Part memoir, part voyeur’s look into a marriage, Sex Changes is a journey through the end of a marriage and out the other side. We see a woman, desperate to save her family and shelter her children, discover a well of strength and resilience she never knew she had. We learn what to tell the neighbors when your husband starts wearing heels with his shirts and ties. We see a woman open herself to a group of friends who travel with her through her darkest times, provide light and levity throughout—and who offer the opportunity to learn how to give as well as receive the love and support of true friendship. When she lost her husband to skirts and hormones, life made Chris a better woman.

Sex Changes is the story of what one woman discovered about herself in the midst of the conflagration of her family. Fiercely funny, self-lacerating, and not entirely politically correct, Sex Changes is a journey of love and anguish told with hilarity, heartbreak and a lot of soul searching. It is about the mysteries in every marriage, the secrets we chose to keep, and the freedom that the truth can bring. [Nov 13, 2012]

I'm always fascinated by transgender memoirs and biographies, especially those told by the spouses on the other side of the transition, but one line in particular sold me on this one: "We learn what to tell the neighbors when your husband starts wearing heels with his shirts and ties."

Tuesday, October 16, 2012

Twisted Ropes by Bonnie Bliss (REVIEW)

Given that Twisted Dreams, the opening instalment of the Twisted Oz saga, was one of the steamiest tales I've read this year, you can bet your ruby slippers (and collar!) that I jumped into Twisted Ropes with high expectations. Fortunately, I am delighted to say Bonnie Bliss has fulfilled those expectations, and once again left me wanting more.

The story picks up right where we left off, with a fetish-clad D.G. making her way down the yellow brick road. She's hot, thirsty, and hornier than a munchkin in heat, so when a couple of hunky men and their sexy slave girl block the path, you can't blame her for diving into the cornfield to enjoy a little voyeuristic thrill. While I wasn't initially sure how the scene fit into the overall Oz mythology, it's a gloriously display of gratuitous sexuality, and one that takes on larger significance at the end of the tale, with the introduction of the Wizard himself.

But, as intrigued as I by the Wizard, I am getting ahead of myself.

Anybody who has watched or read the original Wizard of Oz knows that Dorothy is destined to encounter three friends along her journey, with the first of those friends the Scarecrow. Wow, oh my goodness, and wow again - what Bonnie does with him and his awakening is absolutely breathtaking to behold. If you've never found a cornstalk erotic, or wondered how a scarecrow could grow wood, then be prepared to be amazed and aroused. Not only does she twist the tale just right, but she successfully establishes him as a character we definitely want to learn more about.

As for our glimpse of the Wizard that concludes the story, that is where Bonnie's gift for erotic reinvention really shines. Having never read the Baum novels, I only remember the Wizard as a weak, miserly, cowardly old man hiding behind a mirror . . . a definite let-down after the Wicked Witch, and a tool to provide a happy ending. Bonnie gives him new life and new purpose, establishing him as not just a genuine character within the story, but one with extraordinary erotic potential. I cannot wait to see what she does with him in subsequent volumes, and can only dream of his final confrontation with D.G.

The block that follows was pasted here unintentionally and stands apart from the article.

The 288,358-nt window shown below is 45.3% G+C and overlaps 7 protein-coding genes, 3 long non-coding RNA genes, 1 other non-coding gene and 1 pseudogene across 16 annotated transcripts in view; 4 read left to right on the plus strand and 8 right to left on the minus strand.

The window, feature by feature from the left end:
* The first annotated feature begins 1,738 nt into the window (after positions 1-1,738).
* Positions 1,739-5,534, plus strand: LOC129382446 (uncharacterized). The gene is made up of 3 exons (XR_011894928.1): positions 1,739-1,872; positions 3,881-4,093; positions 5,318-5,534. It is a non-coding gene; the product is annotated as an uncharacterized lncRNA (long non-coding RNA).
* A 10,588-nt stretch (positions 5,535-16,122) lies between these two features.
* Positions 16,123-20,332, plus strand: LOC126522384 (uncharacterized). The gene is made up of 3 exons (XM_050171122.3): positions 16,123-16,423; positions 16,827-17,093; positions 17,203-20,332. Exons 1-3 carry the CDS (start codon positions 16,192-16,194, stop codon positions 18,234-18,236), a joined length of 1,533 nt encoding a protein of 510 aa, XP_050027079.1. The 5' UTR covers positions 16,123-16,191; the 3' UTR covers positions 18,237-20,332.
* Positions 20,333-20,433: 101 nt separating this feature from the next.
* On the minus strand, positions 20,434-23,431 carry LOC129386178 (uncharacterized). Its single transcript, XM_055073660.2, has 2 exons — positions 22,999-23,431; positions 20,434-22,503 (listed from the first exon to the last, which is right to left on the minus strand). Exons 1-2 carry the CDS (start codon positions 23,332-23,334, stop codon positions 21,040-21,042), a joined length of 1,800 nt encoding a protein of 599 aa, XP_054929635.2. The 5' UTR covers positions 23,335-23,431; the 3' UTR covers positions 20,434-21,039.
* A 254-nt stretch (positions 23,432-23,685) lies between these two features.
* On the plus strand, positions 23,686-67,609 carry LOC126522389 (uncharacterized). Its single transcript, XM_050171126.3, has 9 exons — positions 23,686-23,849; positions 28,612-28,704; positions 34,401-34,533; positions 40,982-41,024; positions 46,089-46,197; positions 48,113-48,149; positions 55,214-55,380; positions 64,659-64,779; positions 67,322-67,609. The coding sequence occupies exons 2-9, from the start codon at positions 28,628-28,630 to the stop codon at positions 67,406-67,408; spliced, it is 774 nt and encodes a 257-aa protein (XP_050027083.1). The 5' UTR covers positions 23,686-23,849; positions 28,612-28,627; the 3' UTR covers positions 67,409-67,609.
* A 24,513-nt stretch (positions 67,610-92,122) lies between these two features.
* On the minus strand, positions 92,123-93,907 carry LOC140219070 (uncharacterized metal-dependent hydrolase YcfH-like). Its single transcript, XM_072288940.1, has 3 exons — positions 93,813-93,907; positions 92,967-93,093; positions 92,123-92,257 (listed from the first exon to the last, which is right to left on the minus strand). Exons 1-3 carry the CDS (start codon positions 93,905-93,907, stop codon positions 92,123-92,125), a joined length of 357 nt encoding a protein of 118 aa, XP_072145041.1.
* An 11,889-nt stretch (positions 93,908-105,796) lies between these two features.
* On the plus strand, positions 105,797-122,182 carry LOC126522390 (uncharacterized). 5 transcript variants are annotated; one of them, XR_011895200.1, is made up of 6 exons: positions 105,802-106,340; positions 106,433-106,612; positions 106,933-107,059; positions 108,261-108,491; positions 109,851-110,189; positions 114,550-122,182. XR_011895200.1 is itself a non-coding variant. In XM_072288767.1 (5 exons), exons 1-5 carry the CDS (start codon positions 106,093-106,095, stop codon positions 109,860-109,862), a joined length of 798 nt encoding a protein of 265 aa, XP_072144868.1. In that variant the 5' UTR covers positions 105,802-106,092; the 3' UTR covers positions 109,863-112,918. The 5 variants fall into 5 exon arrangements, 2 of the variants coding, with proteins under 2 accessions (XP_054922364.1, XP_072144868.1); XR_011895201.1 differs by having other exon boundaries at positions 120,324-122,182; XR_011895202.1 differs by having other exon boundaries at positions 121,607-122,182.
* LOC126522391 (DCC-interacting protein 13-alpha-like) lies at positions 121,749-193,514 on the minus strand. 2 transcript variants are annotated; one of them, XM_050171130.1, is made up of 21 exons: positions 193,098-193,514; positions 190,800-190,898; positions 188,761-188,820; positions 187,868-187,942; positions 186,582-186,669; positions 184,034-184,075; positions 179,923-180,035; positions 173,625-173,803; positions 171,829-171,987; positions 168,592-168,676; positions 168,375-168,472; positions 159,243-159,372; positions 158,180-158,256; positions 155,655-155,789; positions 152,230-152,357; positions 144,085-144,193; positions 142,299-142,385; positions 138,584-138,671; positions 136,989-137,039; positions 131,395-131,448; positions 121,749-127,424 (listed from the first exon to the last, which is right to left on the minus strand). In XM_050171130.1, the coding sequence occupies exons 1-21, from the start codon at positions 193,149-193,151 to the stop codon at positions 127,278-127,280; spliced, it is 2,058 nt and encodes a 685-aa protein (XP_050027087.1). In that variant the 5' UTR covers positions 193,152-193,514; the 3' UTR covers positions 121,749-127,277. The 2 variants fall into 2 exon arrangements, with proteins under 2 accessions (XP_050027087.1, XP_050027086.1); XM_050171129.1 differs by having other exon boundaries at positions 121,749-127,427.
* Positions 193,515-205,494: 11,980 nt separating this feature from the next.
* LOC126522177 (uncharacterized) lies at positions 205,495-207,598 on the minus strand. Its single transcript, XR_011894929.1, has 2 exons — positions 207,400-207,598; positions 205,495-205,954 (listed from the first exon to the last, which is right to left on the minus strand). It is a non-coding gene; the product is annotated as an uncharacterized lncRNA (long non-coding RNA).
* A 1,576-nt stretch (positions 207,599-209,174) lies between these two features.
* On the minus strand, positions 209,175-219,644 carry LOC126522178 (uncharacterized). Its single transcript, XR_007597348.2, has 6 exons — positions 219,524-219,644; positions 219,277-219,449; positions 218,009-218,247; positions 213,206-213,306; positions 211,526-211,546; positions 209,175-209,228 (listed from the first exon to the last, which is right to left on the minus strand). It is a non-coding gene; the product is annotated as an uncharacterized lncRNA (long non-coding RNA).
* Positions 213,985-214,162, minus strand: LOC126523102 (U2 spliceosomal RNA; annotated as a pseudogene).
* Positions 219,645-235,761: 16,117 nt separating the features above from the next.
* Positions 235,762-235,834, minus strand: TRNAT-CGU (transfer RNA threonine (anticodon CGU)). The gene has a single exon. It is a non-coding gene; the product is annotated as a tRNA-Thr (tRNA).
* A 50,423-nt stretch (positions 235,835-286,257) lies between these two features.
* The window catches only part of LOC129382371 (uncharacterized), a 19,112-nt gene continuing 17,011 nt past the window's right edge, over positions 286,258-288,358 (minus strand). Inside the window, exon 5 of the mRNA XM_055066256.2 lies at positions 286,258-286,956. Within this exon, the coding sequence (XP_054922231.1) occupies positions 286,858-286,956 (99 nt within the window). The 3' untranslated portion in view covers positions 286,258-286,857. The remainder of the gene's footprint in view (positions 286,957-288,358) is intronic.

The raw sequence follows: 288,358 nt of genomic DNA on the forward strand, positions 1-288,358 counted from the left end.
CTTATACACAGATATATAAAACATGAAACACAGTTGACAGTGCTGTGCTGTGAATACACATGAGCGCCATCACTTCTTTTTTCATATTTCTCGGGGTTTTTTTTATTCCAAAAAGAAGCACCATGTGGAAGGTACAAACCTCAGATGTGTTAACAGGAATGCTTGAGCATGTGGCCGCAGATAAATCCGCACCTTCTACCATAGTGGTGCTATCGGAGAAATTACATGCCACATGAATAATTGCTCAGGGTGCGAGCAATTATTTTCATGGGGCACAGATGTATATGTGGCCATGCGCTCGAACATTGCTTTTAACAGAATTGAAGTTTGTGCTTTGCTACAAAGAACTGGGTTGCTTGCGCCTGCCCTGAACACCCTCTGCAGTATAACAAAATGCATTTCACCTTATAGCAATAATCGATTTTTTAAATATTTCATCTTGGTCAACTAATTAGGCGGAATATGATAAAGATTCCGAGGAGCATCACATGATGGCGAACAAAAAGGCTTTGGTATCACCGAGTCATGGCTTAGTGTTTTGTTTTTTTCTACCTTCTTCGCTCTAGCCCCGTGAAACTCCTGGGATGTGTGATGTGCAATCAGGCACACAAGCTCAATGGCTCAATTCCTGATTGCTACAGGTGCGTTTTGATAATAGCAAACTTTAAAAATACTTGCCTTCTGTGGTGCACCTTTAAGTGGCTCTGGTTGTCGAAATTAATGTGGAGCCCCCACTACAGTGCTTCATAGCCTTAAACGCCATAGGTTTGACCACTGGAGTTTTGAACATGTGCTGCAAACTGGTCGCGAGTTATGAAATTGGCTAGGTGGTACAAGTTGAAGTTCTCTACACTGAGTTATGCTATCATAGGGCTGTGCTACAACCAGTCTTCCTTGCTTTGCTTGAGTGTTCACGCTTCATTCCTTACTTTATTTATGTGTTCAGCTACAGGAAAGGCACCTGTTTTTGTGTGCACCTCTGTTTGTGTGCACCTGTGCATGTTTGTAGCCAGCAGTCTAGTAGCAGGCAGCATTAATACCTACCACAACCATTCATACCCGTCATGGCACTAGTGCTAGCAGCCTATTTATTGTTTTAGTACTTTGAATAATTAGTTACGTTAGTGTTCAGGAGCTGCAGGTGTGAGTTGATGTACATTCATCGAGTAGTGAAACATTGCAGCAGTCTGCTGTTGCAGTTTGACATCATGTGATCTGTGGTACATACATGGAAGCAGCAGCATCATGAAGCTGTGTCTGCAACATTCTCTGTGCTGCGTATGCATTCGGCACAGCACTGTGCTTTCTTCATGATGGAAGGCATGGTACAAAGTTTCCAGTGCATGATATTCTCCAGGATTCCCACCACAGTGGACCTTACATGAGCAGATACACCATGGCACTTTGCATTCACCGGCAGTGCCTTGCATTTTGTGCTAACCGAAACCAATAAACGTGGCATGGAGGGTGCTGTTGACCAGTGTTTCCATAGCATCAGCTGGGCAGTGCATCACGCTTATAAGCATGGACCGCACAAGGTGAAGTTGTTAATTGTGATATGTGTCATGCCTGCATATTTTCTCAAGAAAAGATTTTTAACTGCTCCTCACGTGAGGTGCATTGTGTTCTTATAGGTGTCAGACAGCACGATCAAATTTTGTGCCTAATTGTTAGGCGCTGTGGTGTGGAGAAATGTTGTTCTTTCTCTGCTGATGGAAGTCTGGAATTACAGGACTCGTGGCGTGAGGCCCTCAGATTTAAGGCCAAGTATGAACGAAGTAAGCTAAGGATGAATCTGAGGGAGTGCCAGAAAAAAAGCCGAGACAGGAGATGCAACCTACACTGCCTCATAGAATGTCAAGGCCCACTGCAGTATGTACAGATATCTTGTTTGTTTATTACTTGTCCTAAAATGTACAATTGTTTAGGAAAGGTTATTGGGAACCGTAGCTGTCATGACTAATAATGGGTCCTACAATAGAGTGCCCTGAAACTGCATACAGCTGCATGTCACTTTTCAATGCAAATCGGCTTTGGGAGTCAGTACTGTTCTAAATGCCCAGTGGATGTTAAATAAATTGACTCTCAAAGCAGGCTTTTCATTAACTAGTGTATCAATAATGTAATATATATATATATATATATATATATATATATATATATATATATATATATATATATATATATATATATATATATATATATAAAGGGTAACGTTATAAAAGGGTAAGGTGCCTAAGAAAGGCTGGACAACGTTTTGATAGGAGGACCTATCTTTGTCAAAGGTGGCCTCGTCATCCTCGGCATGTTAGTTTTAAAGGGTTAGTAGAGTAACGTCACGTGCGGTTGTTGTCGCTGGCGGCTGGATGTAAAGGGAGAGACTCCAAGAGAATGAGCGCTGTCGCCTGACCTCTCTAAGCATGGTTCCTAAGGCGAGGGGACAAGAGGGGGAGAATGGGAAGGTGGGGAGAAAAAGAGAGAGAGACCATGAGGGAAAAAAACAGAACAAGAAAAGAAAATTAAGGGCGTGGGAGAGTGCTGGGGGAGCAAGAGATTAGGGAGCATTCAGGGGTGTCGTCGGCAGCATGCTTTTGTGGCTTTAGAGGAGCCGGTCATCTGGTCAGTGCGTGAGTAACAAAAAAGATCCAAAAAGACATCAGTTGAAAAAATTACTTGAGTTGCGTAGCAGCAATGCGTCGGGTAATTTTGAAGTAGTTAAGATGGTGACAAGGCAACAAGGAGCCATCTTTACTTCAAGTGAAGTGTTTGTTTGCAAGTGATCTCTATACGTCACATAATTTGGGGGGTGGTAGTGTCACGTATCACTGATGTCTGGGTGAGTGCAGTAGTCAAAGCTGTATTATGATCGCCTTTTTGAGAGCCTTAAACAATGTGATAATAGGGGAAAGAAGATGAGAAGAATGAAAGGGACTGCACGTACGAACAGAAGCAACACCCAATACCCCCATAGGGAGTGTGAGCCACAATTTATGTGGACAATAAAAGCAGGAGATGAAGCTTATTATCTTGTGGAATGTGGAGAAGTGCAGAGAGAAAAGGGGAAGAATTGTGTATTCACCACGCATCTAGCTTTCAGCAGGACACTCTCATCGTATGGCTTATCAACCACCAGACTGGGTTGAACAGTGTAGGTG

Another fun, sexy, imaginative tale - bring on the Tin Man and the Lion!

[Reviewed by Sally]

Twisted Ropes by Bonnie Bliss (RELEASE DAY BLITZ)

Twisted Ropes
Bonnie Bliss
Twisted Oz; Book 2
Genre: Fantasy/Erotica
Word Count: 7952

Book Description:
After D.G. finds herself swept away to a sexual fueled land of horny munchkins, and sexy dildo shoe wearing good witches—all she wants to do is find her way home. After travelling for hours on the yellow brick road, she comes to a four way crossing and soon realizes her journey is just starting. After watching a heated display of slavery with ropes, floggers, whips and double penetration; she is introduced to a seemingly sweet scarecrow named Hayden. Her first sexual foray with the good witch was only the beginning, but now Hayden is about to teach D.G. how a real Master ties up and owns his slave.

Filled with all things you loved about the original story, twisted into a sexual pleasure that fans of the first will enjoy even more. The continuing story of D.G.’s adventures in Oz is sure to arouse and delight the naughtiest of readers.

Warning: This story is for adult readers, and contains scenes of, but not limited to: forced bondage, double penetration, strong BDSM themes, impact play: floggers, whips, and spankings.

“Follow the yellow brick road, follow the yellow brick road, follow, follow, follow, follow…” Where the song came from, she had no fucking clue. She knew that one moment she was humming, spinning in a circle, and trying to figure out a way to go. Then the next she was diving for cover in the corn fields across the way from her.

As she tried to keep herself unnoticed, she backed into a large wooden pole that staked in the ground. D.G. thought nothing of it. It looked like an obstacle that she would have to sort out later—if she needed. Licking her lips, she parted the tall stalks in front of her. Her eyes locked on the forms of three people. Two very large, powerful looking soldiers, and one generously curved blonde woman.